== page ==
Saturday, January 17, 2009: 8:00 AM
Balcony I (New Orleans Marriott)
* noted as presenting author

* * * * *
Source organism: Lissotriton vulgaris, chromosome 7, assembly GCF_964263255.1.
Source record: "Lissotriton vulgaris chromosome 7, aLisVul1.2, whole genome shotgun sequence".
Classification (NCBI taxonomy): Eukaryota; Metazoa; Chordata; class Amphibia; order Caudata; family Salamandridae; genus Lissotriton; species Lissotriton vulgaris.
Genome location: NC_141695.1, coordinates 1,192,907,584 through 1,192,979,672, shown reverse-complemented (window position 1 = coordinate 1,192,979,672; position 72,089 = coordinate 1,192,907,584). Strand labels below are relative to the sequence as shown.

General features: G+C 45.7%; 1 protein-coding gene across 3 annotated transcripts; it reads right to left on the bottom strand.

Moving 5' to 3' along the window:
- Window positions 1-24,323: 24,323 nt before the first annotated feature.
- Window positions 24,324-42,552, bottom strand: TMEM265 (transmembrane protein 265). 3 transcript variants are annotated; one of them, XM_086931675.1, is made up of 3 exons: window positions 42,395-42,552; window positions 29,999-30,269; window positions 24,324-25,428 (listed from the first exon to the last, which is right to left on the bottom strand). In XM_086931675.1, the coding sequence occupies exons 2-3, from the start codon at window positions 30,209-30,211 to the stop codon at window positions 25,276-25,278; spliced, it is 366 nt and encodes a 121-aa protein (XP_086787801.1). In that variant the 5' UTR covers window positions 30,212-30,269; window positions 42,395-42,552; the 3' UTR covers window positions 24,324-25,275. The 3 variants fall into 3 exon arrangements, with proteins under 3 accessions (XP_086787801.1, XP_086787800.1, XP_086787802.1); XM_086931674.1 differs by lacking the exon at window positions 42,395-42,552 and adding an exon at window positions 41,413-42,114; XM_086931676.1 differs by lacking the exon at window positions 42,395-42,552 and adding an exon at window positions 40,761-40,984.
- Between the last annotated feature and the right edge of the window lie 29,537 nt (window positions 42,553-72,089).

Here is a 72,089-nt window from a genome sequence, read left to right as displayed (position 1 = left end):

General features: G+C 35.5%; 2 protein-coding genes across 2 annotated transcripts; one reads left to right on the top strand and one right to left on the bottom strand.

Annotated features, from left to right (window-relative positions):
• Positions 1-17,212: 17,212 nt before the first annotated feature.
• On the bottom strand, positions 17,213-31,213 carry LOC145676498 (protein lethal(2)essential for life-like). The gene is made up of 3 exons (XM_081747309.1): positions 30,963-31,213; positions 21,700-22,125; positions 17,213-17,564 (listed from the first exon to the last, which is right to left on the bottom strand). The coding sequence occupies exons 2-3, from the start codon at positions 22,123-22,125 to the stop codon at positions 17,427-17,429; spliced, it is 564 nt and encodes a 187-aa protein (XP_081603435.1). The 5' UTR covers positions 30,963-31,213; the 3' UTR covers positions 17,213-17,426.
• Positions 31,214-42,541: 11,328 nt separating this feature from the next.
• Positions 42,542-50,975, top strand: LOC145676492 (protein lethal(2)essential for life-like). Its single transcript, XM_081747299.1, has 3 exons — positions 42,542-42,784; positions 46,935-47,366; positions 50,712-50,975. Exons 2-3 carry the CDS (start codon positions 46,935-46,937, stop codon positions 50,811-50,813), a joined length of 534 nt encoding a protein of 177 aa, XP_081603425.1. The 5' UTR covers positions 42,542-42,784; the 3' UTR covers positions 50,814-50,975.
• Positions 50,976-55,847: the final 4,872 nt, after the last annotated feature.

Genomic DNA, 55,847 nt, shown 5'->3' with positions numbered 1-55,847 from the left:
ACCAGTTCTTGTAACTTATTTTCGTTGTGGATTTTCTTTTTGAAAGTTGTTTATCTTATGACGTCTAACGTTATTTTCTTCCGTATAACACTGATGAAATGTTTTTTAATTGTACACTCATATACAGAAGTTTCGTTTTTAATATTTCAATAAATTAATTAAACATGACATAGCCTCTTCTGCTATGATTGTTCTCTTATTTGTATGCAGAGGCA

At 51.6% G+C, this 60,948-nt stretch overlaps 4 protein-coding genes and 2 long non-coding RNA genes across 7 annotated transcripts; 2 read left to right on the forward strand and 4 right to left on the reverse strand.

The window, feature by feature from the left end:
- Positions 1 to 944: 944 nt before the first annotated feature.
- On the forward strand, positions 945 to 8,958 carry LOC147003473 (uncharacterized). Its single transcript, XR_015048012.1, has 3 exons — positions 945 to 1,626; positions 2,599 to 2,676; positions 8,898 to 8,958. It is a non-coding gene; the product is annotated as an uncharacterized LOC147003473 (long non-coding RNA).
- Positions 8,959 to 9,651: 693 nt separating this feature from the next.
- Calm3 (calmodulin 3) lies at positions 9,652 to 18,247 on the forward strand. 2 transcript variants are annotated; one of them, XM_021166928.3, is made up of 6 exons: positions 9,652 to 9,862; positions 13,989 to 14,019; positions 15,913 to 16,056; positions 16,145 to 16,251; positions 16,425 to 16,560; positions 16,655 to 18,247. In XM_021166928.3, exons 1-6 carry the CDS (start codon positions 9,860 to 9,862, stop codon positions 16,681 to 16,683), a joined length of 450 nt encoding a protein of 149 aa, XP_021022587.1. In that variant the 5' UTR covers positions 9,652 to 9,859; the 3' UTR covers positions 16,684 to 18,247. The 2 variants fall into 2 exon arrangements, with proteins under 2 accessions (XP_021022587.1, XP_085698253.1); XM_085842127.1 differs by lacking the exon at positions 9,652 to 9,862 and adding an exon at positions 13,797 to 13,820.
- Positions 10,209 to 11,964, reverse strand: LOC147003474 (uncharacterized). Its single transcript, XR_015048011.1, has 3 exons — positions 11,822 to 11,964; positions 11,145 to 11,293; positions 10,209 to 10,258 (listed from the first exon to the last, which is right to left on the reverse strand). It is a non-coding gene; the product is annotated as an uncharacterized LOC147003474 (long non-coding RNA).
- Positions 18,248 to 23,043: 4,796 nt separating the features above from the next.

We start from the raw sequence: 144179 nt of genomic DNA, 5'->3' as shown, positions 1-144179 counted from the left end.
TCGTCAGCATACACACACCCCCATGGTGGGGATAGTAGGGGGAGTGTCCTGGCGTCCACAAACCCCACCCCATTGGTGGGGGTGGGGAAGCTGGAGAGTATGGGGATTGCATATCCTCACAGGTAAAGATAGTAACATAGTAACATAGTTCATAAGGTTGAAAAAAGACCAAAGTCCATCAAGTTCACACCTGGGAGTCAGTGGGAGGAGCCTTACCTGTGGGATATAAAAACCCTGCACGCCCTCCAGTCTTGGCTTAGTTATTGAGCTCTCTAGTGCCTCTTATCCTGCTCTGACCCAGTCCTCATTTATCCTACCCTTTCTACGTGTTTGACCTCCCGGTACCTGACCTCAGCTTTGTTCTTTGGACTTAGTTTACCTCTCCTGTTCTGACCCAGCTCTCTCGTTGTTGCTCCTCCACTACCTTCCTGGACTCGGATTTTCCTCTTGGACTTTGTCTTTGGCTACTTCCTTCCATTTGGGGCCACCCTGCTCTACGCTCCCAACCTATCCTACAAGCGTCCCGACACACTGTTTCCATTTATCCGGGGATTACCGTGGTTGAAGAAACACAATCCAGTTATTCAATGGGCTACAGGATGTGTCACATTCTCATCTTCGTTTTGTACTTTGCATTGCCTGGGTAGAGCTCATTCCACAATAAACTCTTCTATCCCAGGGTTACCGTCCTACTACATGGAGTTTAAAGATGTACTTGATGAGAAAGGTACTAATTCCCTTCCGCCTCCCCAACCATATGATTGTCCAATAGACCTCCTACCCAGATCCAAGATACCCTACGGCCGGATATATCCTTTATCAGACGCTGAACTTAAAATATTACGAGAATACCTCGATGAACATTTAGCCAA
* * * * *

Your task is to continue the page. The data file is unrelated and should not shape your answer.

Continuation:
Background and Purpose: Numerous studies over the past three decades have investigated the effects of maternal depression on their children's functioning, but very little is known about the role of father involvement in this context, particularly for teenaged youth. The aim of our research was to examine the effects of father involvement, with a specific focus on the extent to which involvement has independent and moderating effects on outcomes for adolescents. We examined a broad constellation of resiliency increasing and decreasing outcomes including mental health problems, behavioral problems, social (affiliating) skills, and academic outcomes. Father involvement was hypothesized to be resiliency increasing, having both direct and indirect effects moderating or buffering the risks associated with maternal mental health problems. Methods: The study design included maternal, child, and teacher report. Structural Equation Modeling (SEM) was used to establish the fit of three measurement models: 1) maternal mental health problems—including maternal functioning, maternal functioning hassles, maternal depression, and maternal symptomatology; 2) father involvement—including youth report about father's/stepfather's helpfulness with personal problems, helpfulness with money, the extent to which he is fun to be with, and the quality of the relationship; and 3) youth outcomes: risky behavior—including delinquency and drinking/smoking; internalizing mental health problems— including depression, anxiety, and internalizing behaviors; academic outcomes—including GPA and teacher report of positive and negative behaviors; and affiliating skills—including youth report of initiating friendship skills, empathy, and openness/disclosure skills. SEM was used to test for a direct path between maternal mental health (MMH) and each of the youth outcomes, a direct path between father involvement and the each of the youth outcomes, and a path between the latent construct representing the interaction between father involvement and mother involvement on each of the youth outcomes. We used the unconstrained approach to model the latent interaction. Results: Our analyses identified independent direct effects of MMH and father involvement on adolescent outcomes. Specifically, MMH had a negative effect on academic outcomes and a positive effect on affiliating skills. Father involvement had a negative effect on risky behavior and a positive effect on academic outcomes. Father involvement also moderated the effect of MMH on affiliating skills (positive relationship between MMH and affiliating skills existing primarily in situations of low father involvement). Conclusions and Implications: The current study demonstrates that father involvement exerts a positive influence on adolescent children of mothers with mental health problems (less risky behavior and better academic performance). Maternal mental health, however, has differential effects on adolescents depending on the outcomes assessed, with negative effects on academic outcomes and positive effects on affiliating skills. The negative relationship with academic outcomes may be explained by the relationship to permissive parenting (cf., Oyserman, Bybee, Mowbray, and Hart-Johnson, 2004). The positive relationship with affiliating skills, particularly in the context of low father involvement, is not completely surprising and possibly explained by youth parentification, increased opportunity to practice empathy or disclose personal problems.